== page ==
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For $a>0$ i have managed to show that this is the Fourier transform of the function.

$$ \mathcal{F}[e^{-a|x|}](s) = \frac {2a}{\sqrt{2{\pi}}(a^2+s^2)}. $$

How do I now use this to find the Fourier transform of:

$$ \mathcal{F}[\log(a^2+s^2)](s)? $$

I have tried to apply the inversion formula for Fourier transforms but I haven't had any success. Any help would be greatly appreciated.

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  • $\begingroup$ What is the derivative of $\log(a^2+s^2)$ with respect to $s$? What do you know about the Fourier transform of a primitive? $\endgroup$ – Jack D'Aurizio May 13 '15 at 18:33
  • $\begingroup$ so we have $\frac{d}{ds}(log(a^2+s^2)=\frac{2s}{a^2+s^2}$ but im not sure what you mean for the next part $\endgroup$ – sean May 13 '15 at 18:42
  • $\begingroup$ any chance you could just show me how to do it please? kinda desperate my exam is tomorrow $\endgroup$ – sean May 13 '15 at 18:55
  • $\begingroup$ Do you know the formula for the Fourier transform of the derivatives of a function? $\endgroup$ – Lost May 13 '15 at 18:57
  • $\begingroup$ unfortunately not. $\endgroup$ – sean May 13 '15 at 18:58
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The derivative of $\log(a^2+s^2)$ is $\frac{2s}{a^2+s^2}$. Now, we know that the fourier transform of $f'(x)$ is $i\omega \hat{f}(\omega)$. So we can find the fourier transform of $\frac{2s}{a^2+s^2}$ and then divide it by $i\omega$ to find our answer. We can use the Residue Theorem to evaluate $\int_{-\infty}^{\infty} \frac{2s}{a^2+s^2}e^{-i\omega s}ds$.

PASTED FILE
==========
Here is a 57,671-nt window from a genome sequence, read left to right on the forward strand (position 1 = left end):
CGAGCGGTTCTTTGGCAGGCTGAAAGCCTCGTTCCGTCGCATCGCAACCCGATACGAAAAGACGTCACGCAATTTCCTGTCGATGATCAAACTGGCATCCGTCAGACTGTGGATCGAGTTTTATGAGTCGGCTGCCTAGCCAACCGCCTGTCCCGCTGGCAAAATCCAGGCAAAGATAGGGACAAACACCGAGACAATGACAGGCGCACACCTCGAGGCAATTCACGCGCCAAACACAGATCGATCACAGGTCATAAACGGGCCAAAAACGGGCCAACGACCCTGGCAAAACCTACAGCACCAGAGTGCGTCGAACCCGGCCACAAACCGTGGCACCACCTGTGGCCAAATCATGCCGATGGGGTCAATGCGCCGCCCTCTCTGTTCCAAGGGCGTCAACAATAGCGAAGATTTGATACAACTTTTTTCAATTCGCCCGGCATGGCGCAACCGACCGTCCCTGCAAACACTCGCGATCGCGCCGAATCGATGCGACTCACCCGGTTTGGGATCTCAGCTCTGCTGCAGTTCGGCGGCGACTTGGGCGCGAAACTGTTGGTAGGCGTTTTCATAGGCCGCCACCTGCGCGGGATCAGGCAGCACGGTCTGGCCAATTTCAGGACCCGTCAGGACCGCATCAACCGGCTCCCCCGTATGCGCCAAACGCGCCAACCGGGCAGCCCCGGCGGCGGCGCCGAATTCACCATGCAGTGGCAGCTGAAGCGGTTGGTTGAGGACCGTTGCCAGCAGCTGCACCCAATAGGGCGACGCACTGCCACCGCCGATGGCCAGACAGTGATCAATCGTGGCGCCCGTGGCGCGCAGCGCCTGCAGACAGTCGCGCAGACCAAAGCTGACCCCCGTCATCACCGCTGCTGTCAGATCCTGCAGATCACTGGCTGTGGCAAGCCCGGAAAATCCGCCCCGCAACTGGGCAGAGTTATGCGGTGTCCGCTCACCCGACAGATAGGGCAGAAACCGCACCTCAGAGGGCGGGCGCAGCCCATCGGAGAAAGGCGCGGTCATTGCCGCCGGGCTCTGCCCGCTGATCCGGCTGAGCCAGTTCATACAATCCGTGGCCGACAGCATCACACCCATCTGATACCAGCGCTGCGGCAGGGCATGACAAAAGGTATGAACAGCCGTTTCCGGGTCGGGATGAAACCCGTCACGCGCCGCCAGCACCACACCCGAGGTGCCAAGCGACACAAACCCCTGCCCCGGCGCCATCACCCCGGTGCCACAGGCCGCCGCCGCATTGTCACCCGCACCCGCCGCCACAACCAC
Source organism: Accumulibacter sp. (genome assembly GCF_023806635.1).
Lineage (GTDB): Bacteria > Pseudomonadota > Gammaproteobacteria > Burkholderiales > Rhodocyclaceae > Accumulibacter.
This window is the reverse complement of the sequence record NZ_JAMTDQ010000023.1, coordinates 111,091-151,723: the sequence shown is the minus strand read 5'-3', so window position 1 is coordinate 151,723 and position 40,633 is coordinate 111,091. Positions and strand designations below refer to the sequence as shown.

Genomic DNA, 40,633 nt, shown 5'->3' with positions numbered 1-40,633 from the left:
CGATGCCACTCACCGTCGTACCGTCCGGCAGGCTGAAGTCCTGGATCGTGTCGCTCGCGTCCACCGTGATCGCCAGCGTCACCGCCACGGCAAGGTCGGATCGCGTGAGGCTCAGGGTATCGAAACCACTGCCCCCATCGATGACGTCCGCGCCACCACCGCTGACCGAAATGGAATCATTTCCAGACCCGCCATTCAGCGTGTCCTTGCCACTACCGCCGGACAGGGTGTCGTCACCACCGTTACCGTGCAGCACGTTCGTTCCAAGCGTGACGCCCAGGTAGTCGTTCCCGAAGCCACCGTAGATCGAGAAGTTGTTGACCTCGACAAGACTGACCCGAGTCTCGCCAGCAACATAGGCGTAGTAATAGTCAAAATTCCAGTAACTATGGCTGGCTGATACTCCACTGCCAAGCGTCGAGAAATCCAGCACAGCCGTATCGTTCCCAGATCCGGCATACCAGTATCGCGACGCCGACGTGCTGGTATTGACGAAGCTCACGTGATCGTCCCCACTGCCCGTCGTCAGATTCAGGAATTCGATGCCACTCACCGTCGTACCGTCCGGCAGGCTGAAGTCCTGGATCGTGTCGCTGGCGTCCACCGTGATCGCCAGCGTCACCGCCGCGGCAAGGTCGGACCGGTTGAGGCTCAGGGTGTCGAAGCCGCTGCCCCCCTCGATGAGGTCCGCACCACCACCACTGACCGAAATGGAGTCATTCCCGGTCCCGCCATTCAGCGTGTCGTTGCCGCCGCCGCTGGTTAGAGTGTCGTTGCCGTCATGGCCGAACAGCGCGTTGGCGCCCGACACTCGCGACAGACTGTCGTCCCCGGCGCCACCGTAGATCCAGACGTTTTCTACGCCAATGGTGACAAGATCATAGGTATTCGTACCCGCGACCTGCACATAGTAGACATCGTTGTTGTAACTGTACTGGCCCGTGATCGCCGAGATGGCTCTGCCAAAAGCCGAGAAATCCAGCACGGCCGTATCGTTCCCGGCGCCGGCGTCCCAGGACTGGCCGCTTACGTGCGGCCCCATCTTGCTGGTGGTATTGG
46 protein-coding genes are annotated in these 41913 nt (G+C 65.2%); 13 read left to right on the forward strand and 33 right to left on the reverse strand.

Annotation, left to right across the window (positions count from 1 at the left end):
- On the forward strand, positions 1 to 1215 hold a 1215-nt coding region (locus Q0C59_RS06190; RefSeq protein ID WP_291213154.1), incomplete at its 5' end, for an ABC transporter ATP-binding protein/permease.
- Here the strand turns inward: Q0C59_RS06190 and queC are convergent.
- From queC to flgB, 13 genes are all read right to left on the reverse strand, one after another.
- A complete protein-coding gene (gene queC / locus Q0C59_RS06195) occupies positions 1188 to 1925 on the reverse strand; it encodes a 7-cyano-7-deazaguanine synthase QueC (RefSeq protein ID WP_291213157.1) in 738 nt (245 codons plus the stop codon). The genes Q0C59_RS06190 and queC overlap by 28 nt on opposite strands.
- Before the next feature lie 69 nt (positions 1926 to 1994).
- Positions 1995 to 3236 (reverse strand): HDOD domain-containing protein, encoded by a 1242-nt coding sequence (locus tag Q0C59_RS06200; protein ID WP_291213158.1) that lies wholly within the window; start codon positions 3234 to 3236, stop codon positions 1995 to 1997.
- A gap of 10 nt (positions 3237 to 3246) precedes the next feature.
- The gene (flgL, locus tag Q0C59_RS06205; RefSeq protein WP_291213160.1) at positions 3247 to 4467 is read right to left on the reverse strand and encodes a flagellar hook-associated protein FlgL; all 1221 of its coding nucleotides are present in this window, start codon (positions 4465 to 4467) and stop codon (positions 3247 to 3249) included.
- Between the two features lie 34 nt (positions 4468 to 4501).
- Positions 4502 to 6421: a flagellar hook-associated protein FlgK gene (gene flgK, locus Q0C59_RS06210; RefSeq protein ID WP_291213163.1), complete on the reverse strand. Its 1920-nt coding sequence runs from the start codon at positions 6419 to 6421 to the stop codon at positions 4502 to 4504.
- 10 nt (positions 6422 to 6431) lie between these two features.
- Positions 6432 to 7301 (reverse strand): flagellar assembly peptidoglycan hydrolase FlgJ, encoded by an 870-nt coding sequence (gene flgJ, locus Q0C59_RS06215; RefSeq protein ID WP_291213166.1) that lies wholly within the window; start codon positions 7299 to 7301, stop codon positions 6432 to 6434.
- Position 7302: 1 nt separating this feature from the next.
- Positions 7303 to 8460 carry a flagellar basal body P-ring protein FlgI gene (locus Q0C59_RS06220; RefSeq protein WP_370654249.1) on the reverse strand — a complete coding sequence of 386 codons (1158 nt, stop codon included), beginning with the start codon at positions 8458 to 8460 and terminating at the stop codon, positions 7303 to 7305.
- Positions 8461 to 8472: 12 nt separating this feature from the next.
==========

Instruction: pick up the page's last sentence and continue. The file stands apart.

There are poles at $\pm ia$. Depending on the sign of $\omega$, we either do our contour integral in the upper half or lower half of the plane. Let's do it in the lower half plane. The only residue in our domain is at $-ia$. Our residue is :$$\frac{2s}{2s}e^{-i \omega s}=e^{-i \omega s}$$ For $s=-ia$, we get $e^{-\omega a}$

With the Residue Theorem, we get $-2 \pi i e^{-\omega a}$ (minus because we are in the lower half plane), which is the Fourier Transform of the derivative. Now we divide by $i \omega$ to find the FT of the original function, and we get : $$\frac{-2 \pi}{\omega}e^{- \omega a}$$ which we could rewrite as ($\omega= 2 \pi \xi $ , $\xi$ is the frequency) $$\frac{-1}{\xi}e^{- \omega a}$$

Hope this helps !


Note 1) : that this question was never answered for 3 years is not a reason to never answer it.
Note 2) : this is my first answer. If I did any mistake, please say it in the comments and I will correct my answer. Thank you !

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